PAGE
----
These are just a few issues that will be discussed on a bilateral level. Almost all leaders of the Commonwealth of Independent States requested a personal meeting with President Vladimir Putin.
The agenda of the CIS summit is rather trivial. It is basically divided into two parts: exchanging opinions on major international problems, discussing possible ways of improvement of CIS state structures. As far as the second part of the agenda is concerned, it is all about the state of things with the Commonwealth itself. It has been more than ten years, since it was set up, but now it is experiencing a strong decline. The integration within the CIS is growing, but the commodity circulation is decreasing. The countries of the Commonwealth are basically peculiar for their non-visa entries (except for Georgia) and privilege prices on Russian energy carriers.
The meeting between Russian President Vladimir Putin and Georgian President Eduard Shevardnadze is an intrigue of the summit. There has been a lot of controversy between Russia and Georgia recently, so the media’s attention was presumably attracted to this issue. Putin and Shevardnadze discussed the situation in the Pankisi Gorge of Georgia. The presidents agreed on the military cooperation and on the delivery of the terrorists that were detained in Georgia.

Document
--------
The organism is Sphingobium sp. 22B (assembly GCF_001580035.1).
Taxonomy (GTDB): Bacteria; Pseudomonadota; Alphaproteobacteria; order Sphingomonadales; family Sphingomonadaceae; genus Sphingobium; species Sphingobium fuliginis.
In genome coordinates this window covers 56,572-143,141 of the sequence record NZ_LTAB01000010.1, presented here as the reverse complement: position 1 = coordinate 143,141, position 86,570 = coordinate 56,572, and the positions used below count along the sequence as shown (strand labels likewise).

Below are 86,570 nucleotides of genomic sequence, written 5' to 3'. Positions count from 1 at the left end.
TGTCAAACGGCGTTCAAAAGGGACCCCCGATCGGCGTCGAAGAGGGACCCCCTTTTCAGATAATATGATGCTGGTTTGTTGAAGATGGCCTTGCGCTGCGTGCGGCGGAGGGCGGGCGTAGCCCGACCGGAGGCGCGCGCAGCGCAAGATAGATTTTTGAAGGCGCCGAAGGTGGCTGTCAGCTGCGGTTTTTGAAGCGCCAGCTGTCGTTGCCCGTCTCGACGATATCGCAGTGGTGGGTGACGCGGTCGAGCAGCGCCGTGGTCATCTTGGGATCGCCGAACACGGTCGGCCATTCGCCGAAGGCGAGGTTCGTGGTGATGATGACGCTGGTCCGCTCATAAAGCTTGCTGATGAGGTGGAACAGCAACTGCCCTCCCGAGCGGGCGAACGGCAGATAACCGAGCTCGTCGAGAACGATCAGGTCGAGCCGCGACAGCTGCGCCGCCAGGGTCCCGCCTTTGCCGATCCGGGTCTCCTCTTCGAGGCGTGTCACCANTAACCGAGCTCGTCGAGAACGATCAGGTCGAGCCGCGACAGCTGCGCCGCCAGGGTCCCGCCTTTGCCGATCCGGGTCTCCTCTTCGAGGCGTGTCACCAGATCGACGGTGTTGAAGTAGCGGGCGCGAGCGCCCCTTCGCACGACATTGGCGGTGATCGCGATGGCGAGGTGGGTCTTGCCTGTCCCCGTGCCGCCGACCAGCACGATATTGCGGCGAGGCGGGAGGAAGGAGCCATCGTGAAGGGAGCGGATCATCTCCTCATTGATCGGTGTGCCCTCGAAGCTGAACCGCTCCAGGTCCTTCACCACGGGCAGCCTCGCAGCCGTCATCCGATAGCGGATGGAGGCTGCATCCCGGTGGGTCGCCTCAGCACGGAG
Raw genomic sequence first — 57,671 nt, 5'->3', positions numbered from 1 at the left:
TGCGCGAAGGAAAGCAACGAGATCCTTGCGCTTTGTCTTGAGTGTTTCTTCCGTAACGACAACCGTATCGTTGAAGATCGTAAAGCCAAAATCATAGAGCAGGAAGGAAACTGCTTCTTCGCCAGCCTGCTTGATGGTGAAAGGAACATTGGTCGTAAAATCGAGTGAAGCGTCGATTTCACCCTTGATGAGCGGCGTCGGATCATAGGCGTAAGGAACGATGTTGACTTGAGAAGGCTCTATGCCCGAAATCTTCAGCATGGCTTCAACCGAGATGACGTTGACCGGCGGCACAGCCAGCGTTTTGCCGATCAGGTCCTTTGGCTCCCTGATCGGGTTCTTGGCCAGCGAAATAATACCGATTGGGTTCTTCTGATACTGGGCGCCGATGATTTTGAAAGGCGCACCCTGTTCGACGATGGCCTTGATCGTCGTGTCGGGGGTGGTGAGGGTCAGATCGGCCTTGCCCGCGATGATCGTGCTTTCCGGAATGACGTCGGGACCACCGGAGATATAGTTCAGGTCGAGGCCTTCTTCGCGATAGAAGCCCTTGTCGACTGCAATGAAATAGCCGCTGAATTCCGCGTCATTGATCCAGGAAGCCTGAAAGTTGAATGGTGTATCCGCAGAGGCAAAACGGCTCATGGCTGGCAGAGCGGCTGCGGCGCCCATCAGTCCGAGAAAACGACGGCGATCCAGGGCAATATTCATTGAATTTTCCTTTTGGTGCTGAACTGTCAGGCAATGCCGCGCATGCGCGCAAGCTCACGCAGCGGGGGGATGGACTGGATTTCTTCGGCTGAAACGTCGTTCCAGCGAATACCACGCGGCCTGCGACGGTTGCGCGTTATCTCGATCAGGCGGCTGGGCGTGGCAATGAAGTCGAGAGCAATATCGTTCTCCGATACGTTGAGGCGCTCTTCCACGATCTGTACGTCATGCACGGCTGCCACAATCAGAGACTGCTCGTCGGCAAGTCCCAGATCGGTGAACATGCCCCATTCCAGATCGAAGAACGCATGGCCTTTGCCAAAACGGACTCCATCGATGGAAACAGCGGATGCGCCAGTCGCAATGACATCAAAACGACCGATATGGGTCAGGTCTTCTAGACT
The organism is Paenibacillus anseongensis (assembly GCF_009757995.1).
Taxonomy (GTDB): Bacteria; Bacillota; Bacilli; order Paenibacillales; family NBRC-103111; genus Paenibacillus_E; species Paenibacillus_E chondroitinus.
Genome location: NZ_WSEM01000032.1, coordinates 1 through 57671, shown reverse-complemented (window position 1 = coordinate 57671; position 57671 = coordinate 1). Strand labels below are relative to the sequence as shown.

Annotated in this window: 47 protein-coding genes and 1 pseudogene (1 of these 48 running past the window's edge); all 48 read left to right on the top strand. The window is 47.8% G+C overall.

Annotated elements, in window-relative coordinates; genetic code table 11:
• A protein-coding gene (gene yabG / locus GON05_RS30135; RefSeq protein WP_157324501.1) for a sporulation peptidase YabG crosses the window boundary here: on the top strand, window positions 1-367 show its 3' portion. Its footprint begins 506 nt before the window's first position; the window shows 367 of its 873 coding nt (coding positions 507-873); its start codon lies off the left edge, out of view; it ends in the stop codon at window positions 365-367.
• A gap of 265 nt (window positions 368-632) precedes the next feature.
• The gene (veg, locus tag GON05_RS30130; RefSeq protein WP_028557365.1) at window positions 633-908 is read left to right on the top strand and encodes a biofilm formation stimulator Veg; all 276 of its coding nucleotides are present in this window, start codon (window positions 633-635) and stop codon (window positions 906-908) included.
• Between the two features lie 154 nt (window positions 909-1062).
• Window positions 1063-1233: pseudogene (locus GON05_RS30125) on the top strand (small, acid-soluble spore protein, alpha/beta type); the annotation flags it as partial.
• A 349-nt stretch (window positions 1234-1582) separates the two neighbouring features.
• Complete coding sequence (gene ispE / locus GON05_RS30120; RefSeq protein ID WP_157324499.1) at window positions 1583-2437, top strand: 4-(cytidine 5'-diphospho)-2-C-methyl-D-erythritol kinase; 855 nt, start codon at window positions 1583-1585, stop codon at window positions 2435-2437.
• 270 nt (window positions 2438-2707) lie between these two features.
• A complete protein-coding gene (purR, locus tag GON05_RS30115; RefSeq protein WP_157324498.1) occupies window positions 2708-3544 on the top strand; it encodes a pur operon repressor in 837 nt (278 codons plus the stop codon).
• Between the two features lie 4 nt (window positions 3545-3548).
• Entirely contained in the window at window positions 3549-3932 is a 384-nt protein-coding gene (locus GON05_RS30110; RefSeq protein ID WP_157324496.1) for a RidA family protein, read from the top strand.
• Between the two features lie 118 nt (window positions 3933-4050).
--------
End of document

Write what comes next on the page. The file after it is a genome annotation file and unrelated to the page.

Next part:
In the words from the Russian president, Russia and Georgia decided that they both had to develop their collaboration between the border services. Vladimir Putin said that both Russian and Georgian border guards might soon patrol the state border together.
Commenting on the meeting with the Georgian president, Vladimir Putin stated that Eduard Shevardnadze understood Russia’s position. The Russian president set out his hope that there were certain positive changes in the relations between Russia and Georgia. Putin also declared that everything, on which Russia and Georgia agreed upon, would be implemented.
Another intriguing aspect of the summit is the meeting between Vladimir Putin and Alexander Lukashenko, the President of Belarus. Lukashenko has not been really kind to Moscow lately either. It goes without saying that the presidents will spend a lot of time, talking about the problems of the Unified State.
Actually, there has never been a political opposition between Russia and Belarus. The problem is actually about several politicians that used the relations between Russia and Belarus for settling their issues. There has been six contracts on the establishment of the Unified Sate prepared. But 90% of their contents is very good for a bin, basically. Putin has virtually acknowledged that. What seems more surprising, Belarussian President Lukashenko eventually announced that he was willing to work on the base of the old variant of the contract – the political integration with the preservation of sovereignty. This is comparable to fried ice, really.
On the photo: Vladimir Putin and Alexander Lukashenko